Anyone looking for a definitive study of how the federal government can screw up implementation of a straightforward government lending program need look no farther than its handling this year of a fiasco called the Small Business Lending Fund, enacted last September as part of the Small Business Jobs Act of 2010.
What’s that? You’ve never heard of the SBLF? I can’t say that I’m surprised. Through sheer incompetence and foot-dragging, Washington bureaucrats have morphed the plan into an anonymous bureaucratic exercise that will waste money but likely not do much good for the small businesses it was supposed to help.
Some background: the $30 billion SBLF was supposed to provide a low-cost source of capital for community banks (those with less than $10 billion in assets), which the banks would then turn around and use to fund loans to small businesses in need of credit. The plan couldn’t be more uncomplicated. A bank applies its primary regulator, who then passes the application on to the Treasury Department for final approval. Once the application is approved, Treasury then supplies new capital to the bank in the form of preferred stock. The preferred counts as Tier 1 capital; the dividend rate depends on how much new lending the bank then engages in.
Pretty basic, yes? You will have your own view as to how much or little the government should be involved in the lending business. Even so, as federal interventions go, this one isn’t wildly objectionable (though I personally don’t think it’s necessary). The government isn’t doling out money directly to its politically connected cronies, after all. It’s merely providing cheap capital to institutions who will then, presumably, use it to make prudent loans to businesses that need it.
So how have things gone with the program? Well, for rounding purposes-and you can thank our cadres of high-priced bureaucrats in Washington, D.C. for this–they don’t seem to have gone far at all. First, this seems to be one federal program for which there seems to be no particular demand. After the application deadline passed on this spring, just 926 of the country’s 7,000 or so community banks had even bothered to apply for SBLF funding. The total amount of their applications came to just $11.8 billion-just a third what the fund had available.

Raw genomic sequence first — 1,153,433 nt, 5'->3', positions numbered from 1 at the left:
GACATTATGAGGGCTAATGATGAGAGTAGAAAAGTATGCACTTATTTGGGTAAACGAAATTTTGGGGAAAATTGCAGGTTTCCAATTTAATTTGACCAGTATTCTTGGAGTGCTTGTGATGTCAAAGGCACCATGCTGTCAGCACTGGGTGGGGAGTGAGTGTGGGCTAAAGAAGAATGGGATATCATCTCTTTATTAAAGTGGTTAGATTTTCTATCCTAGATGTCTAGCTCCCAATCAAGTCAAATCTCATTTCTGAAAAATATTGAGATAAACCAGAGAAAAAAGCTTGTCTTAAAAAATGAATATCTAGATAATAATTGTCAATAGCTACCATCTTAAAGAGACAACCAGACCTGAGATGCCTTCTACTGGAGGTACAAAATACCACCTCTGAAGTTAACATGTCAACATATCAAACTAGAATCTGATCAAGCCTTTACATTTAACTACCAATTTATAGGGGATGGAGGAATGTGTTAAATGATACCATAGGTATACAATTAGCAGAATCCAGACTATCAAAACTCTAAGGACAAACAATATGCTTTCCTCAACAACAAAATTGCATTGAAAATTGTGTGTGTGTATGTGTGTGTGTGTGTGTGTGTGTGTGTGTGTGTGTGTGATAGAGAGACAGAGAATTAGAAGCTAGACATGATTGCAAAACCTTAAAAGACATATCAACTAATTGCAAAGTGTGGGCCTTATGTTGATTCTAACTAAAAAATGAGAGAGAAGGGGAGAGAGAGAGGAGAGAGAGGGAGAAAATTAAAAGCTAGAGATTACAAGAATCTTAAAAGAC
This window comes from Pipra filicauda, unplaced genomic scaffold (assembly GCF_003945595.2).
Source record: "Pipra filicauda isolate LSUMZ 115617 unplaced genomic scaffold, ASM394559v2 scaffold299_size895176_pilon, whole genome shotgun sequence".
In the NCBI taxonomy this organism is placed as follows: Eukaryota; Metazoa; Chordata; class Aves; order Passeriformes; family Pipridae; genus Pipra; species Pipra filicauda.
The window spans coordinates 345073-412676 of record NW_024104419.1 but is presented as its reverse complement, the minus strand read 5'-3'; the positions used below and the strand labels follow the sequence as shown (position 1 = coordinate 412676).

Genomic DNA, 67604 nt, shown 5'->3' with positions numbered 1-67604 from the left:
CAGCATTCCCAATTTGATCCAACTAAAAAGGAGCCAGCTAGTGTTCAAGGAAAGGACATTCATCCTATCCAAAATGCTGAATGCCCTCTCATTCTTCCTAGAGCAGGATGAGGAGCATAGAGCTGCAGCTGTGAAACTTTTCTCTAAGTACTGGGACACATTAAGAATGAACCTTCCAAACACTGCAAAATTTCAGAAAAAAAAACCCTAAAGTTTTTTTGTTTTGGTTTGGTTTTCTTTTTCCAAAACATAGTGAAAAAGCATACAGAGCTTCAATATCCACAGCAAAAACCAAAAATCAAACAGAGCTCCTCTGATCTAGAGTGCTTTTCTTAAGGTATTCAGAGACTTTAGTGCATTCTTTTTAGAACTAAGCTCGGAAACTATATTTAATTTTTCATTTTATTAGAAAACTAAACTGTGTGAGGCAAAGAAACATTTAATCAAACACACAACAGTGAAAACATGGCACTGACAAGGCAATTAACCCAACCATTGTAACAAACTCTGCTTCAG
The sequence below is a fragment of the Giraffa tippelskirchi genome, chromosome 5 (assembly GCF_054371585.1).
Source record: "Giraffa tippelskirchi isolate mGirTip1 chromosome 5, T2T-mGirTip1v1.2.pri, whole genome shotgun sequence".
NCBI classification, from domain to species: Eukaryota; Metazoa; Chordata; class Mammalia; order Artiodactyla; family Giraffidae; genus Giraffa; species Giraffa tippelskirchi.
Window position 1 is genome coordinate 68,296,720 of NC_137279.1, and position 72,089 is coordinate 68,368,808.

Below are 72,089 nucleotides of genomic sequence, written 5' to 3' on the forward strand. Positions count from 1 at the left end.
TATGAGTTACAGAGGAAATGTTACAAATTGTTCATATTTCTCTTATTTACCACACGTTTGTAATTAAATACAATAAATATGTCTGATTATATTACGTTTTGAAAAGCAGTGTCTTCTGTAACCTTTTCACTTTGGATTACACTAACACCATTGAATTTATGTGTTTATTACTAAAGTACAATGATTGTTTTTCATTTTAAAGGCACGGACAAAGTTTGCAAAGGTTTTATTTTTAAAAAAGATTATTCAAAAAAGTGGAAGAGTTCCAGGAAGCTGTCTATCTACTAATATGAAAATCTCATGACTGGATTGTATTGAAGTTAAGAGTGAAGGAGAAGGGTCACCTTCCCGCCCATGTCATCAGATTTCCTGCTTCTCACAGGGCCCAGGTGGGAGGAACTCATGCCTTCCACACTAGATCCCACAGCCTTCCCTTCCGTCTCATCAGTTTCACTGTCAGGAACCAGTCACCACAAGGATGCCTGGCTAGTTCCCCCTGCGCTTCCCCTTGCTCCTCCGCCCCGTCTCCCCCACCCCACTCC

But what happened next is even worse. In the intervening months since the application deadline, of that $11.8 billion in SBLF applications, the Treasury has managed to approve all of . . . $692 million.
You read that right: less than a billion dollars! These huge delays are threatening to torpedo the plan altogether. By statute, any SBLF funds not doled out by September 27 of this year must go back to Congress. Any application still pending and unapproved after that date will be out of luck. To date, Treasury has approved just 6% of the funds applied for.
You can blame the bureaucrats for the mess. On the one hand, several banks we talked to told us they had no problem getting clearance from their primary regulator to participate in the SBLF. The Treasury, though, is another matter: it’s dragging its heels granting needed waivers to applicants that would allow them to make dividend payments on the SBLF preferreds. “I wish it were different,” Tim Geithner told a House panel last month, in explaining the holdup, “but the reason we are a little behind schedule is because we are being careful and because the regulators are being careful. And that is what you would like us-that is what you want us to be.”
No, Tim. Congress created the fund in the first place because it wanted $30 billion in low-cost capital to be available to community banks for small-business lending. What it did not want-but what is evidently happening anyway, regardless of Congress’s intent-is for Treasury Department regulators to engage in a orgy of preemptive dithering and arse-covering so they won’t have to worry about getting spanked should some SBLF-related preferred stock investment go delinquent. Either that, or the people processing these applications are incompetent.
As I say, you can argue whether or not this program should even exist. But it does. The president and those who voted for the legislation intended that the investment be made quickly so that the banks could lend money to small businesses, who would in turn expand and create jobs! Yet it turns out that this administration (which says it focuses on jobs from first thing until the last thing at night) can’t muster the basic administrative skills needed to ensure that the program is carried out. The legislation was passed and signed almost a year ago! The clock is ticking at Treasury, yet the bureaucrats there seem incapable of getting the job done. What a tremendous waste of government resources. Pathetic!
What do you think? Let me know!